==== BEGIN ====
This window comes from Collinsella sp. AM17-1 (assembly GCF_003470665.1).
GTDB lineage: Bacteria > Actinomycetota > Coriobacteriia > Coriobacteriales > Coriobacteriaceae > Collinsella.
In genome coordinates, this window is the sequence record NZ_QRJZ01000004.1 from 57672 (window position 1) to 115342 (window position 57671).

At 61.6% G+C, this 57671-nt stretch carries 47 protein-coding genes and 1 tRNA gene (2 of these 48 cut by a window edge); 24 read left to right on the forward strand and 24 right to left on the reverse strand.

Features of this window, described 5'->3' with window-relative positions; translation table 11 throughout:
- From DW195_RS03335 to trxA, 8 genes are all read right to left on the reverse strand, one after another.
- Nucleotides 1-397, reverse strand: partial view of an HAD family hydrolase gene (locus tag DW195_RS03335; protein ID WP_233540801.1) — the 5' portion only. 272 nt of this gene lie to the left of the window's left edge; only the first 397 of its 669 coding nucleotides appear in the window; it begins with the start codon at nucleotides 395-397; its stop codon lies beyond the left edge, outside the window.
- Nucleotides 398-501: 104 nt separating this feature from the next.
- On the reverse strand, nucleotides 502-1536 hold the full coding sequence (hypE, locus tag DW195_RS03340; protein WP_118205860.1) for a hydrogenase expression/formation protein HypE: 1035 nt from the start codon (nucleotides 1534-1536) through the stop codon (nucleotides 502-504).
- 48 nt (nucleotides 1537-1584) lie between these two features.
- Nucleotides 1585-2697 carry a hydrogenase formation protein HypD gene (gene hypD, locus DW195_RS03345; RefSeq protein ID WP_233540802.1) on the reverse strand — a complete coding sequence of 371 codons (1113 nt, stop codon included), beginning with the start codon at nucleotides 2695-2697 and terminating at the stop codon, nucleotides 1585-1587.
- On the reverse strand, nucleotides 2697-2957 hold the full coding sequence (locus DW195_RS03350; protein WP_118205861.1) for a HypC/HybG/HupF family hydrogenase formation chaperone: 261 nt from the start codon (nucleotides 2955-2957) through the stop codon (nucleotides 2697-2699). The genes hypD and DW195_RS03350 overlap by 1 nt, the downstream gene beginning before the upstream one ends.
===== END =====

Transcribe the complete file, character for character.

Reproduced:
This window comes from Collinsella sp. AM17-1 (assembly GCF_003470665.1).
GTDB lineage: Bacteria > Actinomycetota > Coriobacteriia > Coriobacteriales > Coriobacteriaceae > Collinsella.
In genome coordinates, this window is the sequence record NZ_QRJZ01000004.1 from 57672 (window position 1) to 115342 (window position 57671).

At 61.6% G+C, this 57671-nt stretch carries 47 protein-coding genes and 1 tRNA gene (2 of these 48 cut by a window edge); 24 read left to right on the forward strand and 24 right to left on the reverse strand.

Features of this window, described 5'->3' with window-relative positions; translation table 11 throughout:
- From DW195_RS03335 to trxA, 8 genes are all read right to left on the reverse strand, one after another.
- Nucleotides 1-397, reverse strand: partial view of an HAD family hydrolase gene (locus tag DW195_RS03335; protein ID WP_233540801.1) — the 5' portion only. 272 nt of this gene lie to the left of the window's left edge; only the first 397 of its 669 coding nucleotides appear in the window; it begins with the start codon at nucleotides 395-397; its stop codon lies beyond the left edge, outside the window.
- Nucleotides 398-501: 104 nt separating this feature from the next.
- On the reverse strand, nucleotides 502-1536 hold the full coding sequence (hypE, locus tag DW195_RS03340; protein WP_118205860.1) for a hydrogenase expression/formation protein HypE: 1035 nt from the start codon (nucleotides 1534-1536) through the stop codon (nucleotides 502-504).
- 48 nt (nucleotides 1537-1584) lie between these two features.
- Nucleotides 1585-2697 carry a hydrogenase formation protein HypD gene (gene hypD, locus DW195_RS03345; RefSeq protein ID WP_233540802.1) on the reverse strand — a complete coding sequence of 371 codons (1113 nt, stop codon included), beginning with the start codon at nucleotides 2695-2697 and terminating at the stop codon, nucleotides 1585-1587.
- On the reverse strand, nucleotides 2697-2957 hold the full coding sequence (locus DW195_RS03350; protein WP_118205861.1) for a HypC/HybG/HupF family hydrogenase formation chaperone: 261 nt from the start codon (nucleotides 2955-2957) through the stop codon (nucleotides 2697-2699). The genes hypD and DW195_RS03350 overlap by 1 nt, the downstream gene beginning before the upstream one ends.